Villy Lopman comments in Delfi on the legislative inconsistency in the Planning Act and the Forest Act

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Villy Lopman comments in Delfi on the legislative inconsistency in the Planning Act and the Forest Act

In an article published in the Delfi Roheportaal, RASK partner Villy Lopman commented on an inconsistency between the Planning Act and the Forest Act, and explained why the municipality of Põlva turned to the Supreme Court for legal clarity on the issue of protecting Estonia’s forests containing carved trees.

Controversies over forests containing carved trees began to emerge in 2018, when the municipality of Põlva started drafting a new comprehensive plan. It turned out that the Planning Act requires the municipality to protect and preserve the local cultural heritage, including trees with crosses carved on them, while the Forest Act does not provide a basis for imposing felling restrictions on trees with arborglyphs. Therefore, the municipality is forced to choose between violating the Forest Act or the Planning Act. As the article explains, the current legislation is interpreted quite differently by the Estonian Private Forest Union, the Spatial Planning Department of the Ministry of Finance, the National Heritage Board, the Ministry of the Environment, and planners and architects.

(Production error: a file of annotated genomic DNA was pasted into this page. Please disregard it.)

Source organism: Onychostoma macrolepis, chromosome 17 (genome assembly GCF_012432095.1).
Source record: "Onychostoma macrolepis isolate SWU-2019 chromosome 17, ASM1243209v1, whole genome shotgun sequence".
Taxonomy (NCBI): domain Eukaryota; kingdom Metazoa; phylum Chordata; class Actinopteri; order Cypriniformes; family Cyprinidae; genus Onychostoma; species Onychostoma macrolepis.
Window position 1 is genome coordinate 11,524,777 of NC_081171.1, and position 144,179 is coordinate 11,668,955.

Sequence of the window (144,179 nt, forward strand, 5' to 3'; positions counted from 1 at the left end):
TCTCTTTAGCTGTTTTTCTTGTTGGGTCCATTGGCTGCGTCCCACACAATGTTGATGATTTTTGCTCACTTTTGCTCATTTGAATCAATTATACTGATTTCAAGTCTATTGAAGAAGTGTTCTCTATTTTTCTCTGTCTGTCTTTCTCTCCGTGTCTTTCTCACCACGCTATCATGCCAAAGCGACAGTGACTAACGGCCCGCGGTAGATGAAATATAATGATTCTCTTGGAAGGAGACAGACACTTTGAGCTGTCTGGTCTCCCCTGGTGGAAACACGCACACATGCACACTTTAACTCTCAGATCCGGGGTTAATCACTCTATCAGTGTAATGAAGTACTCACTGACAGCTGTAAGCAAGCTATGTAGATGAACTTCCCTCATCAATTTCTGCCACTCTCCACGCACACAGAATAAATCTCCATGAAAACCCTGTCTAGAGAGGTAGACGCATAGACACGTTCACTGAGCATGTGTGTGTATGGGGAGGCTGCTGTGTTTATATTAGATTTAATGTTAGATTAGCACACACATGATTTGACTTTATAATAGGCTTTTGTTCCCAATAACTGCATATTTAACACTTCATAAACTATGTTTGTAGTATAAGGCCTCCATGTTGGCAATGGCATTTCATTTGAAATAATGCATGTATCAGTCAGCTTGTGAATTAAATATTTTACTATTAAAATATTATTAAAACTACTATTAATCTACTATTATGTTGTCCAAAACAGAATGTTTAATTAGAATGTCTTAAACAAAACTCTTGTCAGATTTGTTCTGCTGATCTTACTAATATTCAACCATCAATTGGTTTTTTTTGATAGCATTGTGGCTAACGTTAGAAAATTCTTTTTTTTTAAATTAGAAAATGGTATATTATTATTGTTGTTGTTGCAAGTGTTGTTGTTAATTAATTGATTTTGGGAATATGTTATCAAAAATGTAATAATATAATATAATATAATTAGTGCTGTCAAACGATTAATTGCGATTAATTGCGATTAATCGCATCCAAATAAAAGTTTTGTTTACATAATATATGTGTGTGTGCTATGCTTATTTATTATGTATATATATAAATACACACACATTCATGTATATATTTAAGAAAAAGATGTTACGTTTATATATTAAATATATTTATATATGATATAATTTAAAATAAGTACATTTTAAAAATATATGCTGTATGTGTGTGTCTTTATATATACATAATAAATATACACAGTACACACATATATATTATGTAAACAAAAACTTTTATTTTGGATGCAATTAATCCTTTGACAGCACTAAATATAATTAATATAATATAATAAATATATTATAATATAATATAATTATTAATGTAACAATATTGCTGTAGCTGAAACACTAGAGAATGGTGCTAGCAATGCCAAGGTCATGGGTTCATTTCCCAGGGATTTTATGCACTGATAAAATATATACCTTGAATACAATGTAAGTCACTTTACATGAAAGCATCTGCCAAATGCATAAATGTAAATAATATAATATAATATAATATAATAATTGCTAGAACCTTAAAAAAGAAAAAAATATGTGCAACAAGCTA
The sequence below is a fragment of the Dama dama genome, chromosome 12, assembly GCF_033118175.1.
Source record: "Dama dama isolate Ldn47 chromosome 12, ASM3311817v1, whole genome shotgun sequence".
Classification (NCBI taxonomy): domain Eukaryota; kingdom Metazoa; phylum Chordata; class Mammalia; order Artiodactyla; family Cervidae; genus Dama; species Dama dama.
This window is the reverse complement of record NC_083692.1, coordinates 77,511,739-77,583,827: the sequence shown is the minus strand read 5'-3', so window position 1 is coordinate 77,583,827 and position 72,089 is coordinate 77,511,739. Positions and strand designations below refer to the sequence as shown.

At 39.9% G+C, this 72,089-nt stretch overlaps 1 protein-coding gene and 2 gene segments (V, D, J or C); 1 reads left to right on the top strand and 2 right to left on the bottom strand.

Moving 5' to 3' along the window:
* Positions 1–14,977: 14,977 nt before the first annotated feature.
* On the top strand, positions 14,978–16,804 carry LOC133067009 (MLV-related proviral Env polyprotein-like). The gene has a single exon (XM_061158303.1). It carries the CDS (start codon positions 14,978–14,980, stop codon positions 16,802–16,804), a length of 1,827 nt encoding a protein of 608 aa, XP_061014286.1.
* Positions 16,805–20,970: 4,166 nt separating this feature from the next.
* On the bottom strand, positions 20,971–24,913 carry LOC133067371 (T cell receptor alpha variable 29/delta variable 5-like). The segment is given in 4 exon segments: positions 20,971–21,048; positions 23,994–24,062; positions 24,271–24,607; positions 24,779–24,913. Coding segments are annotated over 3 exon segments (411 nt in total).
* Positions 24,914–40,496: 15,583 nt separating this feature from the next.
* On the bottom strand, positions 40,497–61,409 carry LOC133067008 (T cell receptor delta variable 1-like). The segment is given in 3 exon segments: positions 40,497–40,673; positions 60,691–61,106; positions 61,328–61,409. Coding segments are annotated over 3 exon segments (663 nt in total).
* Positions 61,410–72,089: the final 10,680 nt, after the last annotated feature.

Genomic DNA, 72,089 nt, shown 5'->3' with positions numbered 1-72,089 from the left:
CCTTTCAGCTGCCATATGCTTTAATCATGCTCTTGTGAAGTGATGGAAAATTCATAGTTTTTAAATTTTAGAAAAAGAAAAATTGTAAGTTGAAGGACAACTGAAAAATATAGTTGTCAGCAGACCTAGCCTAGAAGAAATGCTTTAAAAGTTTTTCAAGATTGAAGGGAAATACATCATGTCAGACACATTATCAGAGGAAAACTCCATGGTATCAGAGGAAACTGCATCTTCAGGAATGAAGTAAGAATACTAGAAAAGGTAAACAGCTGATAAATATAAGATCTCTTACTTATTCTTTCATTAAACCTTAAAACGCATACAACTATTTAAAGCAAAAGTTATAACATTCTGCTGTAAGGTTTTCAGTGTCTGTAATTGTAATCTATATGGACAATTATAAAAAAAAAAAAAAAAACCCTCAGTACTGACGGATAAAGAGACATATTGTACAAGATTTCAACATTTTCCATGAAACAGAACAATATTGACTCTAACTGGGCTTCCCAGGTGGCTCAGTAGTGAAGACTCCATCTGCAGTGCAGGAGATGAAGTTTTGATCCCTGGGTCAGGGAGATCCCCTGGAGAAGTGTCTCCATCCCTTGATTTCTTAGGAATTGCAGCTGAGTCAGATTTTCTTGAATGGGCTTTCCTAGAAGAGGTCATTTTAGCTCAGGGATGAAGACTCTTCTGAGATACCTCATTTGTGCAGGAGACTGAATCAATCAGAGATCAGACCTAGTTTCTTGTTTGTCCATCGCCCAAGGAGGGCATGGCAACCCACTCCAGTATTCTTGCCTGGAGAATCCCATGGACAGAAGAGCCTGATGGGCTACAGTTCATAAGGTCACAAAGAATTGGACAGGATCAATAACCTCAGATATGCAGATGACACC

“The aim of going to court is to finally clarify the rights of the municipality in this situation. To put it simply, the question is whether a single section of the Planning Act is sufficient to restrict property rights in order to protect arborglyphs,” Villy says in the article.

The municipality of Põlva has submitted three potentially unconstitutional points to the Supreme Court. First, legal ambiguity, which prevents the municipality from complying with the Planning Act and protecting local heritage. Second, the absence of a rule giving the municipality the right to impose felling restrictions to protect cultural heritage. Third, the absence of guidelines for providing the municipality with the financial means to pay compensation.

Villy Lopman is one of Estonia’s foremost legal advisors in the field of planning, especially in matters involving negotiations with various authorities and court disputes with the state.

Villy has wide experience in consulting local governments. He also often represents planners, civil society associations and various stakeholders  in their relationships with local governments and the Environmental Board, and has assisted ministries in mapping legislative conflicts.